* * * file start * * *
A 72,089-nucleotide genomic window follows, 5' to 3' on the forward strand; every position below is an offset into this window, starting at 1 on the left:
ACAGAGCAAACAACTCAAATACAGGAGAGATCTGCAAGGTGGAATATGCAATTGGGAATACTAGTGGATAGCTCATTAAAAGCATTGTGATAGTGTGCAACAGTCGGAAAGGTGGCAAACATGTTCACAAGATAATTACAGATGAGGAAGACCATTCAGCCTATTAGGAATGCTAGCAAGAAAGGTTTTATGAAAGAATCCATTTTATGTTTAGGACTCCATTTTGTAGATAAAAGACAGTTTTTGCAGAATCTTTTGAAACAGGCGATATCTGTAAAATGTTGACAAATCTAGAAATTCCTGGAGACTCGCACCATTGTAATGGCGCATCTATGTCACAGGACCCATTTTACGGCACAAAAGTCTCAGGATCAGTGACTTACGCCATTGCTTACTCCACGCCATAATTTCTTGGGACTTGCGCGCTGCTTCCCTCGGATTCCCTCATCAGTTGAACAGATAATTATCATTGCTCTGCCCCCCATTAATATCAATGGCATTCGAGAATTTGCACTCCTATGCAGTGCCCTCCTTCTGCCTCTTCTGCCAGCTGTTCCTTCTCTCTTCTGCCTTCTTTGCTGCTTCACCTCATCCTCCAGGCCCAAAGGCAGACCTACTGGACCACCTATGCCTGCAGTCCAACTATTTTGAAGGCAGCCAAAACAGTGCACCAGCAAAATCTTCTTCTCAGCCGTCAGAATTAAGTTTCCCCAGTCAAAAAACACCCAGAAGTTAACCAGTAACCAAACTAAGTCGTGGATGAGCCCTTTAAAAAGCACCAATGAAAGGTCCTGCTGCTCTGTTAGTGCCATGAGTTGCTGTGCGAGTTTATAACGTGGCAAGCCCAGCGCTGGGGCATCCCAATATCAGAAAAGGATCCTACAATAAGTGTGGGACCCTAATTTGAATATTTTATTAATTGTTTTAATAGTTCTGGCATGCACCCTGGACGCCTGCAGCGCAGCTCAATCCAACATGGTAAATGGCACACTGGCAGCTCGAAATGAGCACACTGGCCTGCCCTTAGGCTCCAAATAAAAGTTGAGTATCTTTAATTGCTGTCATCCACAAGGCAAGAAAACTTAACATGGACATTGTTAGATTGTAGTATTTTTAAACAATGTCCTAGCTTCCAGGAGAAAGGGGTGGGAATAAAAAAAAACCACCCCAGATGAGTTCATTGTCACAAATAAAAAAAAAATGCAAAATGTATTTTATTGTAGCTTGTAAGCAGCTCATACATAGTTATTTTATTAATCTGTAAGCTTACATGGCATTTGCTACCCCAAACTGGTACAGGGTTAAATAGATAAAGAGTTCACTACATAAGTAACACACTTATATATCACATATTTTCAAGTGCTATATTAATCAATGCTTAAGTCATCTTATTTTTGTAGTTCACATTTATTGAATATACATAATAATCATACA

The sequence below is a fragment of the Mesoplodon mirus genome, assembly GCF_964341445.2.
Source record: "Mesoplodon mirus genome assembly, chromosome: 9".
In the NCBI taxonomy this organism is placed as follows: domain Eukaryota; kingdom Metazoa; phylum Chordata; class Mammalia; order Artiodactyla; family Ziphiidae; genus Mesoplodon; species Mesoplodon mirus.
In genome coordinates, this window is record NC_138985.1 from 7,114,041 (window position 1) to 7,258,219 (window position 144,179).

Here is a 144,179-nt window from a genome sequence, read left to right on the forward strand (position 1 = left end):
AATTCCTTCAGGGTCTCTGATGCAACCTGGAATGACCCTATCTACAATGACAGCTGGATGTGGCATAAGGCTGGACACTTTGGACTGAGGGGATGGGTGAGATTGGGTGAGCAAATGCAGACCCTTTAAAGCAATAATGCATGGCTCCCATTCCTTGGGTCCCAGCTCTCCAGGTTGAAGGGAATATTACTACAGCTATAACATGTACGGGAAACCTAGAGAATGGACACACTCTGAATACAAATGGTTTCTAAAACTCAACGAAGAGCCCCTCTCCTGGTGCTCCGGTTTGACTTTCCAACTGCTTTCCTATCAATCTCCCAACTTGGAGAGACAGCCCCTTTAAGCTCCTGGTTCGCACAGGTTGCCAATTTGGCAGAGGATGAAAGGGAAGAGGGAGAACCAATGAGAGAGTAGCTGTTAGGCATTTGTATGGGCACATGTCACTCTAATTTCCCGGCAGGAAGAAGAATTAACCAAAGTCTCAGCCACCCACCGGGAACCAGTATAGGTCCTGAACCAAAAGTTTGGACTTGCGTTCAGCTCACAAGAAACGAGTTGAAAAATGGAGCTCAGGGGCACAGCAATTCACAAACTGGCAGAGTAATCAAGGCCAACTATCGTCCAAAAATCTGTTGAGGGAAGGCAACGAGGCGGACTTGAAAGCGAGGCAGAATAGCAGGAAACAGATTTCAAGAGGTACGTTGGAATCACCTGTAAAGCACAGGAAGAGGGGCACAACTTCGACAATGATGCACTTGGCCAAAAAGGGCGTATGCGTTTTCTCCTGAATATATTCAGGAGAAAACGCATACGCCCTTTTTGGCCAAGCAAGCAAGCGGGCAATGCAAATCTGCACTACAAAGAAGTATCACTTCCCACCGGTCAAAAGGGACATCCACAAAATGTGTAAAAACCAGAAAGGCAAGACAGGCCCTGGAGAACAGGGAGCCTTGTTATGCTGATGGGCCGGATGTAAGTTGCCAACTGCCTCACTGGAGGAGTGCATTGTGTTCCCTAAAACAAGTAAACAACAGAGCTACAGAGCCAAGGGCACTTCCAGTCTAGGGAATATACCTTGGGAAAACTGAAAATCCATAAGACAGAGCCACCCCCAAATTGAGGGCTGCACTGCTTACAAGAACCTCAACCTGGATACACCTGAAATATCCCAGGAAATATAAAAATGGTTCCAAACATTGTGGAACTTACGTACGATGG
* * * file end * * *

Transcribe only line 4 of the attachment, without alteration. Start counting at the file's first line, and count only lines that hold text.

Source record: "Mesoplodon mirus genome assembly, chromosome: 9".